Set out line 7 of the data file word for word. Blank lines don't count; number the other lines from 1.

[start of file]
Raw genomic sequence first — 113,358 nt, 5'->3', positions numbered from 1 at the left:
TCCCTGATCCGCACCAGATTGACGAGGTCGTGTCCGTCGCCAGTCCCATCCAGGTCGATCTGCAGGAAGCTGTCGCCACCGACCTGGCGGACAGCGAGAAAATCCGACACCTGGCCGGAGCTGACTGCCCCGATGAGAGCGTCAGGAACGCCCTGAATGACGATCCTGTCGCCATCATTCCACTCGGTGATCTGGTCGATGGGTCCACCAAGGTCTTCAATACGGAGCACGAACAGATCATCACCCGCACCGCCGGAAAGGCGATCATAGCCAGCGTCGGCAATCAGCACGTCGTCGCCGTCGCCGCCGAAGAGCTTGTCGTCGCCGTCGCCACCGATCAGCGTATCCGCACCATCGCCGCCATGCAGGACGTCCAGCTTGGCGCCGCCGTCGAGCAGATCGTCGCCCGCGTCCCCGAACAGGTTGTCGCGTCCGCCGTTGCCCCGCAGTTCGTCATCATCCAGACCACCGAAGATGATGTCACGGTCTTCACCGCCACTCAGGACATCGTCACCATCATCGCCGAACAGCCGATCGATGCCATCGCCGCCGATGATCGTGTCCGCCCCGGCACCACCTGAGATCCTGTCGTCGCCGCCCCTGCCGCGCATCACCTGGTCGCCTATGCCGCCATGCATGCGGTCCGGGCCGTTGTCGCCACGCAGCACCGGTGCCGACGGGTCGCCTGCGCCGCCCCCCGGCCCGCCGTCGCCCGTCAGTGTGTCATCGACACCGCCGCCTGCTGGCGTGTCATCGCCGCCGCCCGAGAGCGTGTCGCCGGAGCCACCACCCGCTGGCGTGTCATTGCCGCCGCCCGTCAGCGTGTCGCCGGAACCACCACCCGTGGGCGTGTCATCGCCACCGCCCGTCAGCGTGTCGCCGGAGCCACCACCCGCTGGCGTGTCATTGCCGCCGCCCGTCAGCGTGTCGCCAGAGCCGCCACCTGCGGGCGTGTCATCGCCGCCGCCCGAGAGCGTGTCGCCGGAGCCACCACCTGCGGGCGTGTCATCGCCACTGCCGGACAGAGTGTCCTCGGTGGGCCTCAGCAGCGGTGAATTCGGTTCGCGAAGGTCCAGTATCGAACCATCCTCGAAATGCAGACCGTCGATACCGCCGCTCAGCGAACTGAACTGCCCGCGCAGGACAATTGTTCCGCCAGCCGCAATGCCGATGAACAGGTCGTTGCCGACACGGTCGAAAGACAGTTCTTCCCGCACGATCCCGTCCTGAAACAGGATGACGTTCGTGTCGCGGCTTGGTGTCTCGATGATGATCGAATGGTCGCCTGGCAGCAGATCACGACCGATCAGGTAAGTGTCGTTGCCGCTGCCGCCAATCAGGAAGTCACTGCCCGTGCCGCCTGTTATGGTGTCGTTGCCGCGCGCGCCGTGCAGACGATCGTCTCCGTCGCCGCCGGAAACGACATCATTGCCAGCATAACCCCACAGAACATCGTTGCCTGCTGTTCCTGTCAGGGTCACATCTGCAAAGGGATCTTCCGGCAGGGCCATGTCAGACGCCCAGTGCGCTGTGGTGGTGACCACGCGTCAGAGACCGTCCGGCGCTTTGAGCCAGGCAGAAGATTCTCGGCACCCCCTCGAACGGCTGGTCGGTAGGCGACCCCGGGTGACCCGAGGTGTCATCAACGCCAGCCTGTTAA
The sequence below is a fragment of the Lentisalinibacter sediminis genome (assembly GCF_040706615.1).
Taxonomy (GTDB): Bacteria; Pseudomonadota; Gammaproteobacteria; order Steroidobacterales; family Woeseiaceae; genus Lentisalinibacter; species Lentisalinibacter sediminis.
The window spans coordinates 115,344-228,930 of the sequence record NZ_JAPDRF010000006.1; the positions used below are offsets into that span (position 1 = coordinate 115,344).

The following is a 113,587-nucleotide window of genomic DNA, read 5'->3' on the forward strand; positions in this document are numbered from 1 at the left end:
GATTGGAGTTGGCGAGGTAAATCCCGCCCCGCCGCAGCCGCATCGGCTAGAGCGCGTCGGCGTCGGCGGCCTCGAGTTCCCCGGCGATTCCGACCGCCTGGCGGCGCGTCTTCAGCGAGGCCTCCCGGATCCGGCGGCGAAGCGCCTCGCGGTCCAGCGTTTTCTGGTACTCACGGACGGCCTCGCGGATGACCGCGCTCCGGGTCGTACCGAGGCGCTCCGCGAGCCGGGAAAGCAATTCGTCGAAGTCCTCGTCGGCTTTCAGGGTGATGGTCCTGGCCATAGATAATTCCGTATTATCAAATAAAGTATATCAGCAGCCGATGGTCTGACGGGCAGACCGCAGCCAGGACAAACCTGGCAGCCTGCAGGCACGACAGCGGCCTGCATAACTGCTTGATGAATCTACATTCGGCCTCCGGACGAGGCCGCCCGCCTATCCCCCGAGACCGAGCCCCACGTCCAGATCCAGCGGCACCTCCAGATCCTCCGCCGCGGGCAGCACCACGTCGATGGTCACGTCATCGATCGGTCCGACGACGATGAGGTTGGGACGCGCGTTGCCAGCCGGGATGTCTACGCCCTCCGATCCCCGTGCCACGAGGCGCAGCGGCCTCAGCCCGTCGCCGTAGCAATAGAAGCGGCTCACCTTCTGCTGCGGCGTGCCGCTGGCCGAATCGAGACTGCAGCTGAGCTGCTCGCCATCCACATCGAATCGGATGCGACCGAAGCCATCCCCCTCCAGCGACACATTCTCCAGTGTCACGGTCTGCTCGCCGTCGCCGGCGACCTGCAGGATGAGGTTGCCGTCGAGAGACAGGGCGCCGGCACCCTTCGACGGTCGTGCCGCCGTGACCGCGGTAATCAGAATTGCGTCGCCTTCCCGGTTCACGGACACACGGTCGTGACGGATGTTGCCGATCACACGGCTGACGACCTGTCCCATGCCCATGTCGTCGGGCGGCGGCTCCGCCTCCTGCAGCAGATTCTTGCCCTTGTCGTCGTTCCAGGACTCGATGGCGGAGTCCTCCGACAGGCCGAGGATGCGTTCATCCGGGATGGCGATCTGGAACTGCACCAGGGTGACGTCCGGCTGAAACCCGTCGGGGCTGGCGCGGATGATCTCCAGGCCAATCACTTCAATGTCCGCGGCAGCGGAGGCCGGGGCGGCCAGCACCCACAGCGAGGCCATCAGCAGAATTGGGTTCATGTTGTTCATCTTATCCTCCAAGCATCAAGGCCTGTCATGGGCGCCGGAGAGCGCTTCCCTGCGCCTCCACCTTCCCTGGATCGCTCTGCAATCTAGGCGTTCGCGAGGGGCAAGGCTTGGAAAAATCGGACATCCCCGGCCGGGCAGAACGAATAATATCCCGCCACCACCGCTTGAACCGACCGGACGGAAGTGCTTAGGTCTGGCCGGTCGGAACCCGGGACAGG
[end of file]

GATTGGAGTTGGCGAGGTAAATCCCGCCCCGCCGCAGCCGCATCGGCTAGAGCGCGTCGGCGTCGGCGGCCTCGAGTTCCCCGGCGATTCCGACCGCCTGGCGGCGCGTCTTCAGCGAGGCCTCCCGGATCCGGCGGCGAAGCGCCTCGCGGTCCAGCGTTTTCTGGTACTCACGGACGGCCTCGCGGATGACCGCGCTCCGGGTCGTACCGAGGCGCTCCGCGAGCCGGGAAAGCAATTCGTCGAAGTCCTCGTCGGCTTTCAGGGTGATGGTCCTGGCCATAGATAATTCCGTATTATCAAATAAAGTATATCAGCAGCCGATGGTCTGACGGGCAGACCGCAGCCAGGACAAACCTGGCAGCCTGCAGGCACGACAGCGGCCTGCATAACTGCTTGATGAATCTACATTCGGCCTCCGGACGAGGCCGCCCGCCTATCCCCCGAGACCGAGCCCCACGTCCAGATCCAGCGGCACCTCCAGATCCTCCGCCGCGGGCAGCACCACGTCGATGGTCACGTCATCGATCGGTCCGACGACGATGAGGTTGGGACGCGCGTTGCCAGCCGGGATGTCTACGCCCTCCGATCCCCGTGCCACGAGGCGCAGCGGCCTCAGCCCGTCGCCGTAGCAATAGAAGCGGCTCACCTTCTGCTGCGGCGTGCCGCTGGCCGAATCGAGACTGCAGCTGAGCTGCTCGCCATCCACATCGAATCGGATGCGACCGAAGCCATCCCCCTCCAGCGACACATTCTCCAGTGTCACGGTCTGCTCGCCGTCGCCGGCGACCTGCAGGATGAGGTTGCCGTCGAGAGACAGGGCGCCGGCACCCTTCGACGGTCGTGCCGCCGTGACCGCGGTAATCAGAATTGCGTCGCCTTCCCGGTTCACGGACACACGGTCGTGACGGATGTTGCCGATCACACGGCTGACGACCTGTCCCATGCCCATGTCGTCGGGCGGCGGCTCCGCCTCCTGCAGCAGATTCTTGCCCTTGTCGTCGTTCCAGGACTCGATGGCGGAGTCCTCCGACAGGCCGAGGATGCGTTCATCCGGGATGGCGATCTGGAACTGCACCAGGGTGACGTCCGGCTGAAACCCGTCGGGGCTGGCGCGGATGATCTCCAGGCCAATCACTTCAATGTCCGCGGCAGCGGAGGCCGGGGCGGCCAGCACCCACAGCGAGGCCATCAGCAGAATTGGGTTCATGTTGTTCATCTTATCCTCCAAGCATCAAGGCCTGTCATGGGCGCCGGAGAGCGCTTCCCTGCGCCTCCACCTTCCCTGGATCGCTCTGCAATCTAGGCGTTCGCGAGGGGCAAGGCTTGGAAAAATCGGACATCCCCGGCCGGGCAGAACGAATAATATCCCGCCACCACCGCTTGAACCGACCGGACGGAAGTGCTTAGGTCTGGCCGGTCGGAACCCGGGACAGG